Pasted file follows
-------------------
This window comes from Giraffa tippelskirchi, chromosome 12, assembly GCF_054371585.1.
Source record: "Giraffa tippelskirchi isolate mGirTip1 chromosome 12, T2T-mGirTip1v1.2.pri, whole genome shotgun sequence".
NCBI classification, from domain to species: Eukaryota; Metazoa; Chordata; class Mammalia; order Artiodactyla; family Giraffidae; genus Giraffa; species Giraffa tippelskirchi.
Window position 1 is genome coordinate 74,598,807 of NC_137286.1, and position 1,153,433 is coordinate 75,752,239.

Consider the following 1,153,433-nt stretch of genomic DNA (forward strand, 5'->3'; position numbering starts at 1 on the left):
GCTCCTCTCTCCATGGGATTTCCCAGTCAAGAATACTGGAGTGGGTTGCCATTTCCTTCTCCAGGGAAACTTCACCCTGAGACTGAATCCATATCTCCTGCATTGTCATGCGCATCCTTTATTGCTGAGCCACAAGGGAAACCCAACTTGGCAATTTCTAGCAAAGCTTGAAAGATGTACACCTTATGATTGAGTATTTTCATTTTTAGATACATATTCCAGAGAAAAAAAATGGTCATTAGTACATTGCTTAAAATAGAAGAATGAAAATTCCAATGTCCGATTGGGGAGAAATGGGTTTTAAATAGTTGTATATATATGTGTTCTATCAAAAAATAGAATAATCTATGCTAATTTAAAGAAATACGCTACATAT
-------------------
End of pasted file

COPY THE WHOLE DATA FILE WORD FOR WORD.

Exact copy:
This window comes from Giraffa tippelskirchi, chromosome 12, assembly GCF_054371585.1.
Source record: "Giraffa tippelskirchi isolate mGirTip1 chromosome 12, T2T-mGirTip1v1.2.pri, whole genome shotgun sequence".
NCBI classification, from domain to species: Eukaryota; Metazoa; Chordata; class Mammalia; order Artiodactyla; family Giraffidae; genus Giraffa; species Giraffa tippelskirchi.
Window position 1 is genome coordinate 74,598,807 of NC_137286.1, and position 1,153,433 is coordinate 75,752,239.

Consider the following 1,153,433-nt stretch of genomic DNA (forward strand, 5'->3'; position numbering starts at 1 on the left):
GCTCCTCTCTCCATGGGATTTCCCAGTCAAGAATACTGGAGTGGGTTGCCATTTCCTTCTCCAGGGAAACTTCACCCTGAGACTGAATCCATATCTCCTGCATTGTCATGCGCATCCTTTATTGCTGAGCCACAAGGGAAACCCAACTTGGCAATTTCTAGCAAAGCTTGAAAGATGTACACCTTATGATTGAGTATTTTCATTTTTAGATACATATTCCAGAGAAAAAAAATGGTCATTAGTACATTGCTTAAAATAGAAGAATGAAAATTCCAATGTCCGATTGGGGAGAAATGGGTTTTAAATAGTTGTATATATATGTGTTCTATCAAAAAATAGAATAATCTATGCTAATTTAAAGAAATACGCTACATAT